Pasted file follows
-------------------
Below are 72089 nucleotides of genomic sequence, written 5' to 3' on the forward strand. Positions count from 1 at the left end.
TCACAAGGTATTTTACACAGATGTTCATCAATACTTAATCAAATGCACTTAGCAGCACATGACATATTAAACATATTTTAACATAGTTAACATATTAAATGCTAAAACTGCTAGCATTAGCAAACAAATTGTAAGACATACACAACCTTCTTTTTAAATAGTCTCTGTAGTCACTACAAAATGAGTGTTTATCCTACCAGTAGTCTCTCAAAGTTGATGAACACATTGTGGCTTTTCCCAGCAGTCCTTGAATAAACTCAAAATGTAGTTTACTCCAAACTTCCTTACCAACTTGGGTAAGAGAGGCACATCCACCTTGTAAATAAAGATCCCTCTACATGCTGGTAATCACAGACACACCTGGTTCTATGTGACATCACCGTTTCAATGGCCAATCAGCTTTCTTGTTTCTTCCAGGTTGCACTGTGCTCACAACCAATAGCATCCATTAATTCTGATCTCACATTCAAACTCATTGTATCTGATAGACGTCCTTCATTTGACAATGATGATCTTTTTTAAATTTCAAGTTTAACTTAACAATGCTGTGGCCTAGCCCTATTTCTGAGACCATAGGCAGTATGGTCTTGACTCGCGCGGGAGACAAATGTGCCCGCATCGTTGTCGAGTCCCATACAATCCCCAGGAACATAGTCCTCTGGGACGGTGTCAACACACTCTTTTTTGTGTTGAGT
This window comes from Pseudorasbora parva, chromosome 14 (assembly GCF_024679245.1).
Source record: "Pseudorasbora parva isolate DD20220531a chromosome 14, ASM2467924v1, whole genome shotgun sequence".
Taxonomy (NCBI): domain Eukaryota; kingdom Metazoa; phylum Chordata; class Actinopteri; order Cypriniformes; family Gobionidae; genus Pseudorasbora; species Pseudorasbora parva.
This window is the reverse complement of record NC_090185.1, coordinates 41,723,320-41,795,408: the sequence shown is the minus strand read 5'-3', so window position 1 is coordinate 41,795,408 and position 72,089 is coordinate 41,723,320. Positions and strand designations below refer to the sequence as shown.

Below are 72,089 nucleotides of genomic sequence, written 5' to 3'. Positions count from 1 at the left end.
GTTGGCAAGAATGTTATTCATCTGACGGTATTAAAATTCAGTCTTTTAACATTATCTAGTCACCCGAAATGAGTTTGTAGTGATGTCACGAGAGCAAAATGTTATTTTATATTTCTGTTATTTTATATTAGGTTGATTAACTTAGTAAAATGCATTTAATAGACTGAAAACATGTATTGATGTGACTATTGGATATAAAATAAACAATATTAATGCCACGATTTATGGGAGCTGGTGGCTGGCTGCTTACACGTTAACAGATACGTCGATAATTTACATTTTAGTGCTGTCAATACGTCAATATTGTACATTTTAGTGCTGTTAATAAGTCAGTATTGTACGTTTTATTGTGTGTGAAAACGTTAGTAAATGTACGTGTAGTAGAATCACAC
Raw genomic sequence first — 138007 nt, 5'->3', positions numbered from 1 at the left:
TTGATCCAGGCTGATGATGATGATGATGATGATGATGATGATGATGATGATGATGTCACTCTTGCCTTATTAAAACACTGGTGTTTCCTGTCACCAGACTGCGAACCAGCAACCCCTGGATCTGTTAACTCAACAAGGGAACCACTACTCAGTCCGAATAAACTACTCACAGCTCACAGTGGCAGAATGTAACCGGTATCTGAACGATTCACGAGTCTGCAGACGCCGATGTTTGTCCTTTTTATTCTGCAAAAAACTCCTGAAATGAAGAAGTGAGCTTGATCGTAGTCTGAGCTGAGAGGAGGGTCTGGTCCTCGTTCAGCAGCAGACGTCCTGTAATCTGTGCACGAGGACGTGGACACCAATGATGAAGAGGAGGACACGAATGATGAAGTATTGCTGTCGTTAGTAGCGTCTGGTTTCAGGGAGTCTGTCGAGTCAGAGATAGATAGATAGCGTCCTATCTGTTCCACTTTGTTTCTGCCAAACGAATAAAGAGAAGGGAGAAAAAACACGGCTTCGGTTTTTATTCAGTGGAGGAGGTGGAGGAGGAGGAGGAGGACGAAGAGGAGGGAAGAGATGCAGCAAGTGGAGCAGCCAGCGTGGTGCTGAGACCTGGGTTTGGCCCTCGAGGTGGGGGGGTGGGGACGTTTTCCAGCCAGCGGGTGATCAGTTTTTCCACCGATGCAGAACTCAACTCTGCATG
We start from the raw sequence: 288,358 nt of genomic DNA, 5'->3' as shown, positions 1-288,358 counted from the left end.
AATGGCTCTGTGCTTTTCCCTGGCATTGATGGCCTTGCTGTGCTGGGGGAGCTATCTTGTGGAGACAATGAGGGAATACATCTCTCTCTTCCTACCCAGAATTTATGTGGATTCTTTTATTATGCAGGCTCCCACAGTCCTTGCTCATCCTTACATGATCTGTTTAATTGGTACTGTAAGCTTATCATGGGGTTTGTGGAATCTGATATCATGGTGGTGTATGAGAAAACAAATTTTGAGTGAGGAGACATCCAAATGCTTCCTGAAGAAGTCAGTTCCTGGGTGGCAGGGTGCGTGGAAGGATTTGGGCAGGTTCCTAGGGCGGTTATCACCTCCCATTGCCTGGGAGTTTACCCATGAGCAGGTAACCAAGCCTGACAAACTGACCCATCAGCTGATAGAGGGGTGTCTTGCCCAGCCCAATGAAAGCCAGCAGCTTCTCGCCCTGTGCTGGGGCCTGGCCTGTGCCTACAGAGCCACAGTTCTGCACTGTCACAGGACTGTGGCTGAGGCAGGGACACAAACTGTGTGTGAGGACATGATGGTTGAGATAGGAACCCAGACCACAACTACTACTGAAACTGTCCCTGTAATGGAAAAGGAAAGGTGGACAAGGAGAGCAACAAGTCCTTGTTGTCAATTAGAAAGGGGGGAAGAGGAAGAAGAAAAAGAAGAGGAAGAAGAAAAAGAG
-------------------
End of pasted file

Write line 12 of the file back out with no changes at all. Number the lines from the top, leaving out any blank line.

AATGGCTCTGTGCTTTTCCCTGGCATTGATGGCCTTGCTGTGCTGGGGGAGCTATCTTGTGGAGACAATGAGGGAATACATCTCTCTCTTCCTACCCAGAATTTATGTGGATTCTTTTATTATGCAGGCTCCCACAGTCCTTGCTCATCCTTACATGATCTGTTTAATTGGTACTGTAAGCTTATCATGGGGTTTGTGGAATCTGATATCATGGTGGTGTATGAGAAAACAAATTTTGAGTGAGGAGACATCCAAATGCTTCCTGAAGAAGTCAGTTCCTGGGTGGCAGGGTGCGTGGAAGGATTTGGGCAGGTTCCTAGGGCGGTTATCACCTCCCATTGCCTGGGAGTTTACCCATGAGCAGGTAACCAAGCCTGACAAACTGACCCATCAGCTGATAGAGGGGTGTCTTGCCCAGCCCAATGAAAGCCAGCAGCTTCTCGCCCTGTGCTGGGGCCTGGCCTGTGCCTACAGAGCCACAGTTCTGCACTGTCACAGGACTGTGGCTGAGGCAGGGACACAAACTGTGTGTGAGGACATGATGGTTGAGATAGGAACCCAGACCACAACTACTACTGAAACTGTCCCTGTAATGGAAAAGGAAAGGTGGACAAGGAGAGCAACAAGTCCTTGTTGTCAATTAGAAAGGGGGGAAGAGGAAGAAGAAAAAGAAGAGGAAGAAGAAAAAGAG